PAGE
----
January 26, 2017
Back in October, when I walked into the small gallery at MoMA that housed an exhibition called “Insecurities: Tracing Displacement and Shelter,” the thing that caught my attention was a Dorothea Lange photo called Young Mother, a Migrant taken in California in 1937. It’s not the same one you see above, but similar. It was a reminder that once, in our own country, millions of people became what relief organizations now call Internally Displaced Persons [IDPs]. Victims of climate change — a phenomenon known as the “Dust Bowl” — they left their depleted Midwestern farms for California in an effort to survive.
In the 1930s, over 2.5 million Americans became refugees in their own country.
Back before the election, Architect Magazine asked me to do an in-depth look at the ways architects can apply their skills to refugee relief. The inspiration was the MoMA show which closed on January 22. I did my first interview for the piece on November 8, Election Day, with the exhibition’s creator, Sean Anderson, the museum’s new associate curator of design and architecture.
What I learned from Sean and from many subsequent conversations with architects, designers, and relief workers is that the clever, deployable shelters that architects love to draw up in response to disasters are of limited use. The real game for design professionals is helping refugee camps function more like cities, and to help adapt cities (where the majority of the world’s refugees actually live) to the needs of their newest arrivals. Architects can use their abilities to help refugees survive but, beyond that, they can help refugees succeed and thrive in their new communities.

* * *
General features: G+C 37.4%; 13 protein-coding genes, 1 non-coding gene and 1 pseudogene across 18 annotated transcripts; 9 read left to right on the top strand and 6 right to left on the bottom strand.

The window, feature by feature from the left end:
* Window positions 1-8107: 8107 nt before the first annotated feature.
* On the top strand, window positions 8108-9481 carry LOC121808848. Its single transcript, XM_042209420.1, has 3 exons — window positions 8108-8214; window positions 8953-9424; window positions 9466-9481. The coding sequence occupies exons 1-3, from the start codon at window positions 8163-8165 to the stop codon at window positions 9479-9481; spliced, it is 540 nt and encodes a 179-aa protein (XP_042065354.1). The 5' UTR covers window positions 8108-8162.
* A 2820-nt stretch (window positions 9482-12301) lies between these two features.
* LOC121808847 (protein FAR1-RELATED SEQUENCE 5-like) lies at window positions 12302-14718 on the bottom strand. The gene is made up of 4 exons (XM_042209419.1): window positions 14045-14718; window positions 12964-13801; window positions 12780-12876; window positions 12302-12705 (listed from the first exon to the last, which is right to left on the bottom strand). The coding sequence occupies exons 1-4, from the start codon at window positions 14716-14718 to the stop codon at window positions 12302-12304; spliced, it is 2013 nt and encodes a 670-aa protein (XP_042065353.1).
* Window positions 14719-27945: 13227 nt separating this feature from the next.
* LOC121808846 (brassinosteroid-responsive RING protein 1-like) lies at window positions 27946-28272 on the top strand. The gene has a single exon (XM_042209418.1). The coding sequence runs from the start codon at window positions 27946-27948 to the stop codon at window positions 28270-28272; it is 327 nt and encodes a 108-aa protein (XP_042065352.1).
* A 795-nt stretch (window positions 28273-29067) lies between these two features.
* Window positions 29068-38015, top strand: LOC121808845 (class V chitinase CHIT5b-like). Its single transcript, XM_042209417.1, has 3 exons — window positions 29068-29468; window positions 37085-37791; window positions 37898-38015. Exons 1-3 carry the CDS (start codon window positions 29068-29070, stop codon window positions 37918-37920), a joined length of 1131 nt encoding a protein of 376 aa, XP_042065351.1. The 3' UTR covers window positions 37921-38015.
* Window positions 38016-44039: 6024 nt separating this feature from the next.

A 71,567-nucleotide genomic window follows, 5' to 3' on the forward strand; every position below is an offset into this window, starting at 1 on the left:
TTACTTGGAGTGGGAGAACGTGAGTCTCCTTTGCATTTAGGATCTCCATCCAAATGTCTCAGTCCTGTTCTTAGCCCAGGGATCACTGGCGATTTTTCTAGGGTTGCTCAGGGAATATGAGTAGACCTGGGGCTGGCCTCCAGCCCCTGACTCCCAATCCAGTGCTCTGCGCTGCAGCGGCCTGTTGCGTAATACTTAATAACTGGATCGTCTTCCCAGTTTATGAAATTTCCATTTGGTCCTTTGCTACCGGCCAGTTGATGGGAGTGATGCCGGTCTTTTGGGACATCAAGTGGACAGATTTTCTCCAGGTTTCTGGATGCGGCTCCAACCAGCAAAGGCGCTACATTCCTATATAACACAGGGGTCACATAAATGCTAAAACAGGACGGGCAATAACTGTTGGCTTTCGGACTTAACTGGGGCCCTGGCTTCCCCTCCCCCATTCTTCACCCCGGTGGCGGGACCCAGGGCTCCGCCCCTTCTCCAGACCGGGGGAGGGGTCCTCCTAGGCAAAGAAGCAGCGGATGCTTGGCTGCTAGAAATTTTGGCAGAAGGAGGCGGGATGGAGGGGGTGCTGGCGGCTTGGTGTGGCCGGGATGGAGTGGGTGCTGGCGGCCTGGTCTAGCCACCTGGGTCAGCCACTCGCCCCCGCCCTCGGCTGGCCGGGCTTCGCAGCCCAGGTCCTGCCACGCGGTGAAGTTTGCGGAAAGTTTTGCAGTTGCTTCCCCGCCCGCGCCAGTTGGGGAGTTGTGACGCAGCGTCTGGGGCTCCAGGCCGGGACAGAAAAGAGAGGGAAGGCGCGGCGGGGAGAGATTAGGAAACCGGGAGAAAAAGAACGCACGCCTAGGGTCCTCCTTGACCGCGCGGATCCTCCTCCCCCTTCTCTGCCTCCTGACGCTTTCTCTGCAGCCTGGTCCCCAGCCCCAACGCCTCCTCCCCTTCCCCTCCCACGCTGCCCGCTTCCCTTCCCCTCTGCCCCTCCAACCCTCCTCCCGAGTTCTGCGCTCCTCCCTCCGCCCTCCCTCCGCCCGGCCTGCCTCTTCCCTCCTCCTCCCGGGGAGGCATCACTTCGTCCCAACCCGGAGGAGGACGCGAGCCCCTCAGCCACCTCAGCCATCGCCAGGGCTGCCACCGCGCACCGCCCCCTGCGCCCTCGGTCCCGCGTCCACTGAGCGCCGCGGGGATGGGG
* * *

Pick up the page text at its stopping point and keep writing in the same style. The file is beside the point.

Sadly, the story, published in the January issue of Architect, didn’t appear on the magazine’s website until yesterday, after the MoMA show had already closed. The exhibition’s “catalog” is an online collection of essays and you can still check that out.
Coincidentally, yesterday was the day that President Trump (an oxymoron, right?) issued an executive order blocking refugees from “Iran, Iraq, Libya, Somalia, Sudan, Syria and Yemen.” While refugees from most of those countries will be shut out of the US for 120 days, refugees from the unimaginable devastation in Syria are blocked indefinitely. So the world’s refugees will be doing their surviving and thriving elsewhere. (Which, in general, has long been the case. The US takes in a shockingly small number of the world’s refugees.) Trump’s message is clear; the “huddled masses yearning to breathe free” are no longer welcome here. The “golden door” has been replaced by a wall.
We have conveniently forgotten that we are a nation of immigrants and that many of us are the descendants of refugees, or were once refugees ourselves. We have also forgotten about the Dust Bowl days, the aftermath of Hurricane Katrina, the Trail of Tears, and all the other times when Americans became refugees within their own country, IDPs.
What I kept thinking when I was writing the Architect story is that we should be empathetic, now more than ever, to the needs of the Syrians and the rest of the world’s refugees. We should be generous and open right now, because we may soon be refugees ourselves. Take a good look at those Dorothea Lange photos. They are our past, but they may also be our future.
Here’s my Architect Magazine piece, Rethinking the Refugee Camp.